Adam Smith: A Progressive?
By Ron Forthofer
22 April, 2011
Given the recent disaster in which deregulation of part of the U.S. financial sector played a key role, it may be useful to re-examine the writings of Adam Smith, the father of modern economics and capitalism. Many people are familiar with Smith's seemingly all-knowing 'invisible hand', but several of his other important quotes are rarely mentioned.
Insatiable greed: Smith got to the heart of the problem when he wrote: "All for ourselves, and nothing for other people, seems, in every age of the world, to have been the vile maxim of the masters of mankind." Perhaps it was this insight that is reflected in his view that the economy was supposed to work for the public good, not just for those at the top.
Need for government regulation: In an 1993 article Noam Chomsky wrote: "The invisible hand, he [Smith] wrote, will destroy the possibility of a decent human existence "unless government takes pains to prevent" this outcome, as must be assured in "every improved and civilized society." It will destroy community, the environment and human values generally -- and even the masters themselves, which is why the business classes have regularly called for state intervention to protect them from market forces."
Living wage: "No society can surely be flourishing and happy, of which the greater part of the members are poor and miserable. It is but equity, besides, that they who feed, cloath and lodge the whole body of the people, should have such a share of the produce of their own labour as to be themselves tolerably well fed, cloathed and lodged."
"A man must always live by his work, and his wages must at least be sufficient to maintain him."
"Our merchants and master-manufacturers complain much of the bad effects of high wages in raising the price, and thereby lessening the sale of their goods both at home and abroad. They say nothing concerning the bad effects of high profits. They are silent with regard to the pernicious effects of their own gains. They complain only of those of other people."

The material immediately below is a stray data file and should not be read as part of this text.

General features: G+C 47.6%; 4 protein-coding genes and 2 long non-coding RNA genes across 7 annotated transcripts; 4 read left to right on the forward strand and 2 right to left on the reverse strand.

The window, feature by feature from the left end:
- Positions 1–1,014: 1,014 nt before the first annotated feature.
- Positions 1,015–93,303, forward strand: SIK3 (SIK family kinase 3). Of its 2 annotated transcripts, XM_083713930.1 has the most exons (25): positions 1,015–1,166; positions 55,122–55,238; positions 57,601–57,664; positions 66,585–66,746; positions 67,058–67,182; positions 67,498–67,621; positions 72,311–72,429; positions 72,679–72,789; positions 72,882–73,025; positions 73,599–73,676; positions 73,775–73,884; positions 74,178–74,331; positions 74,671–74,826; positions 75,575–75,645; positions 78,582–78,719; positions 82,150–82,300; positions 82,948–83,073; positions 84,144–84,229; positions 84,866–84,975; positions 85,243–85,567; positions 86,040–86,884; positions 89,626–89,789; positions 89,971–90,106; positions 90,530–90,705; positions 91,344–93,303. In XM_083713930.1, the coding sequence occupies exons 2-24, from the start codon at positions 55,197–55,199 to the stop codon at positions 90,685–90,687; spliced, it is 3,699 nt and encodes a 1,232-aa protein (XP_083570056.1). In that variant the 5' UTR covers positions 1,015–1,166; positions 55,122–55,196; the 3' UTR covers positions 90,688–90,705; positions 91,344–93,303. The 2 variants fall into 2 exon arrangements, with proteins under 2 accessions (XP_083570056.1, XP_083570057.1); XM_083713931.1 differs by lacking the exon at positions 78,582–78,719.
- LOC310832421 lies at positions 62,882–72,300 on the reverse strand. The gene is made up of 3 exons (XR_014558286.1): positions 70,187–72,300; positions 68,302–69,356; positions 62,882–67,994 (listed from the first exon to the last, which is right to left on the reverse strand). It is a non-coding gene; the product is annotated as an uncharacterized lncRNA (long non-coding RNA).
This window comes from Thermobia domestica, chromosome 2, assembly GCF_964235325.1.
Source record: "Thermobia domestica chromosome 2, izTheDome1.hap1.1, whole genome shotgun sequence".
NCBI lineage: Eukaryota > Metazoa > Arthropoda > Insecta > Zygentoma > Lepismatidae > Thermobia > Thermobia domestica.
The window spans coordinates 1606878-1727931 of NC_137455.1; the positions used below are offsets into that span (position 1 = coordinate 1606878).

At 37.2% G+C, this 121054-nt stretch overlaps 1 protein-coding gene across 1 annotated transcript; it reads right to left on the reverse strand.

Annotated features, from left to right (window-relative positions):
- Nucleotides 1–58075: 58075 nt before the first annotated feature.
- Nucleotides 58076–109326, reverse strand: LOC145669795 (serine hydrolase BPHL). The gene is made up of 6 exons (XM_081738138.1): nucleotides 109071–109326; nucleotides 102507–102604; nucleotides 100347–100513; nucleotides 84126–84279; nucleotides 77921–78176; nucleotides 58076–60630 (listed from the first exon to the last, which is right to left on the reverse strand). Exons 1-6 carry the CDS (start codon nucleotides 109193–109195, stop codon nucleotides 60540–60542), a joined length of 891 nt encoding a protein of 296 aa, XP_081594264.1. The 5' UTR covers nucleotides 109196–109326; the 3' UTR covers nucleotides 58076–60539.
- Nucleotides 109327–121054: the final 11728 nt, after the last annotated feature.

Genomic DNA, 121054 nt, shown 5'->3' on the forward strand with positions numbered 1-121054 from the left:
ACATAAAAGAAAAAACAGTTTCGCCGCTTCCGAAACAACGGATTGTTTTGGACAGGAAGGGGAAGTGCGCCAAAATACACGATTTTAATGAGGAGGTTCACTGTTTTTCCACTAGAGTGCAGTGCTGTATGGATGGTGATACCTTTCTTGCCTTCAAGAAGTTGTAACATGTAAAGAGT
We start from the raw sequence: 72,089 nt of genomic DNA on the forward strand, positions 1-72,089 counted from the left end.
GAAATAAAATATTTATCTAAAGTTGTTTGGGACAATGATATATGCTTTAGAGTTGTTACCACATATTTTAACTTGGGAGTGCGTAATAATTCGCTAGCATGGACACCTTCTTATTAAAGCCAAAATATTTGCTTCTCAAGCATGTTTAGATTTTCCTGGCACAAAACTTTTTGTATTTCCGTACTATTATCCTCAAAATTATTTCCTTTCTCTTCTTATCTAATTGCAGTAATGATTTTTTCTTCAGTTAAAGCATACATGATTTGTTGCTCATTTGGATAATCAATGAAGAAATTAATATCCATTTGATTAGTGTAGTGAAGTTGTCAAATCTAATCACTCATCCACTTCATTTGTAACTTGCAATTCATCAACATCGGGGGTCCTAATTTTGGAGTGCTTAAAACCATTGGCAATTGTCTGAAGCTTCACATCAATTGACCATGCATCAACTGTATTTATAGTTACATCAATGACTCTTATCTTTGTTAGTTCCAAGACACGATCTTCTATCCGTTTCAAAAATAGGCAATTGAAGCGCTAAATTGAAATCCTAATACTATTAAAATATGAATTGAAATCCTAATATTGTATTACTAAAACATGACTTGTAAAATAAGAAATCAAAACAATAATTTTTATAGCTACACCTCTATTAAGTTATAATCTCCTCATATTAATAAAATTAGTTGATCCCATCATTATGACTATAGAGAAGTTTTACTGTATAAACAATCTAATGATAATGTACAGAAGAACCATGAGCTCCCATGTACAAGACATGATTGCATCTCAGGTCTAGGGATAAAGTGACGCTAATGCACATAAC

Progressive taxation: "It is not very unreasonable that the rich should contribute to the public expence, not only in proportion to their revenue, but something more than in that proportion."
Banking and risks: "Though the principles of the banking trade may appear somewhat abstruse, the practice is capable of being reduced to strict rules. To depart upon any occasion from these rules, in consequence of some flattering speculation of extraordinary gain, is almost always extremely dangerous, and frequently fatal to the banking company which attempts it."
Legislation: "To widen the market and to narrow the competition, is always the interest of the dealers…The proposal of any new law or regulation of commerce which comes from this order, ought always to be listened to with great precaution, and ought never to be adopted till after having been long and carefully examined, not only with the most scrupulous, but with the most suspicious attention. It comes from an order of men whose interest is never exactly the same with that of the public, who have generally an interest to deceive and even to oppress the public, and who accordingly have, upon many occasions, both deceived and oppressed it."
Conclusion: Our political/economic approach has evolved into the financial/corporate control of our government through legalized bribery that benefits the few at the top. Many suffer greatly as a result of this system. For example, almost 1 in 6 of U.S. workers are unemployed or underemployed and about 1 in 7 of us live in poverty. These statistics are more than numbers -- they represent people including our families and friends. If he were alive today, I think Smith would be appalled by this U.S. system. Instead he would likely favor an economic system that, like E.F. Schumacher, treated people as if they really mattered.
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